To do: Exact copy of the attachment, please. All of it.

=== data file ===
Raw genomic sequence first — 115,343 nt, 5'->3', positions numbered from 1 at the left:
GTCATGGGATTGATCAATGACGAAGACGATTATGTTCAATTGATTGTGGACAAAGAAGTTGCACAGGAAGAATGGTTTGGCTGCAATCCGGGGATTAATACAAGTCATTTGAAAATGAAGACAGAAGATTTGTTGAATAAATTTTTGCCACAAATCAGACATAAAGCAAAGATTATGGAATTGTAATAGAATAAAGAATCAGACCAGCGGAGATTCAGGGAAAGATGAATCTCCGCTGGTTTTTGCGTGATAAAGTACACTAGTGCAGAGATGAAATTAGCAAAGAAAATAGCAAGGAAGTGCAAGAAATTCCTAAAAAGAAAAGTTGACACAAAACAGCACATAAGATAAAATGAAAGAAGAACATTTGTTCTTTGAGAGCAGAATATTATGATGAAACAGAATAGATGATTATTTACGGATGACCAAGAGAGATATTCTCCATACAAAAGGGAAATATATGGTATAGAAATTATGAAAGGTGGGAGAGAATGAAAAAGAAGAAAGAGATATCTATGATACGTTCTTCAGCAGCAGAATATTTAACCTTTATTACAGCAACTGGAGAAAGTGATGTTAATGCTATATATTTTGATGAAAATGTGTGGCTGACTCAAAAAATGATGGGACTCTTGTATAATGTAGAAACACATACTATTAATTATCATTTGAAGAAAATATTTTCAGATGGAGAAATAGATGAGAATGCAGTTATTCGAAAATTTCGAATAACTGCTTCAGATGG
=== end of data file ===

Raw genomic sequence first — 115,343 nt, 5'->3', positions numbered from 1 at the left:
GTCATGGGATTGATCAATGACGAAGACGATTATGTTCAATTGATTGTGGACAAAGAAGTTGCACAGGAAGAATGGTTTGGCTGCAATCCGGGGATTAATACAAGTCATTTGAAAATGAAGACAGAAGATTTGTTGAATAAATTTTTGCCACAAATCAGACATAAAGCAAAGATTATGGAATTGTAATAGAATAAAGAATCAGACCAGCGGAGATTCAGGGAAAGATGAATCTCCGCTGGTTTTTGCGTGATAAAGTACACTAGTGCAGAGATGAAATTAGCAAAGAAAATAGCAAGGAAGTGCAAGAAATTCCTAAAAAGAAAAGTTGACACAAAACAGCACATAAGATAAAATGAAAGAAGAACATTTGTTCTTTGAGAGCAGAATATTATGATGAAACAGAATAGATGATTATTTACGGATGACCAAGAGAGATATTCTCCATACAAAAGGGAAATATATGGTATAGAAATTATGAAAGGTGGGAGAGAATGAAAAAGAAGAAAGAGATATCTATGATACGTTCTTCAGCAGCAGAATATTTAACCTTTATTACAGCAACTGGAGAAAGTGATGTTAATGCTATATATTTTGATGAAAATGTGTGGCTGACTCAAAAAATGATGGGACTCTTGTATAATGTAGAAACACATACTATTAATTATCATTTGAAGAAAATATTTTCAGATGGAGAAATAGATGAGAATGCAGTTATTCGAAAATTTCGAATAACTGCTTCAGATGG